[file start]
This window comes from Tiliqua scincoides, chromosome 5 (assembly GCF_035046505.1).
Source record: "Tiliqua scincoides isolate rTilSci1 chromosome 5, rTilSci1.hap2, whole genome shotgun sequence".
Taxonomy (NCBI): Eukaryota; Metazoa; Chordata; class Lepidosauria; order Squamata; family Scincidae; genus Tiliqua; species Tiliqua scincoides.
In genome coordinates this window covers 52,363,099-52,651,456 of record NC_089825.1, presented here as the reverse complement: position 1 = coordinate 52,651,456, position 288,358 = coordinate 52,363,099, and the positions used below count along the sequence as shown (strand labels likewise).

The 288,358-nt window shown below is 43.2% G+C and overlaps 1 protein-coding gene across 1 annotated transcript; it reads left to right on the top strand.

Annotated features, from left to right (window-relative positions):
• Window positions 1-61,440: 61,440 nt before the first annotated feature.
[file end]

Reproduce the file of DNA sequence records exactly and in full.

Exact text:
This window comes from Tiliqua scincoides, chromosome 5 (assembly GCF_035046505.1).
Source record: "Tiliqua scincoides isolate rTilSci1 chromosome 5, rTilSci1.hap2, whole genome shotgun sequence".
Taxonomy (NCBI): Eukaryota; Metazoa; Chordata; class Lepidosauria; order Squamata; family Scincidae; genus Tiliqua; species Tiliqua scincoides.
In genome coordinates this window covers 52,363,099-52,651,456 of record NC_089825.1, presented here as the reverse complement: position 1 = coordinate 52,651,456, position 288,358 = coordinate 52,363,099, and the positions used below count along the sequence as shown (strand labels likewise).

The 288,358-nt window shown below is 43.2% G+C and overlaps 1 protein-coding gene across 1 annotated transcript; it reads left to right on the top strand.

Annotated features, from left to right (window-relative positions):
• Window positions 1-61,440: 61,440 nt before the first annotated feature.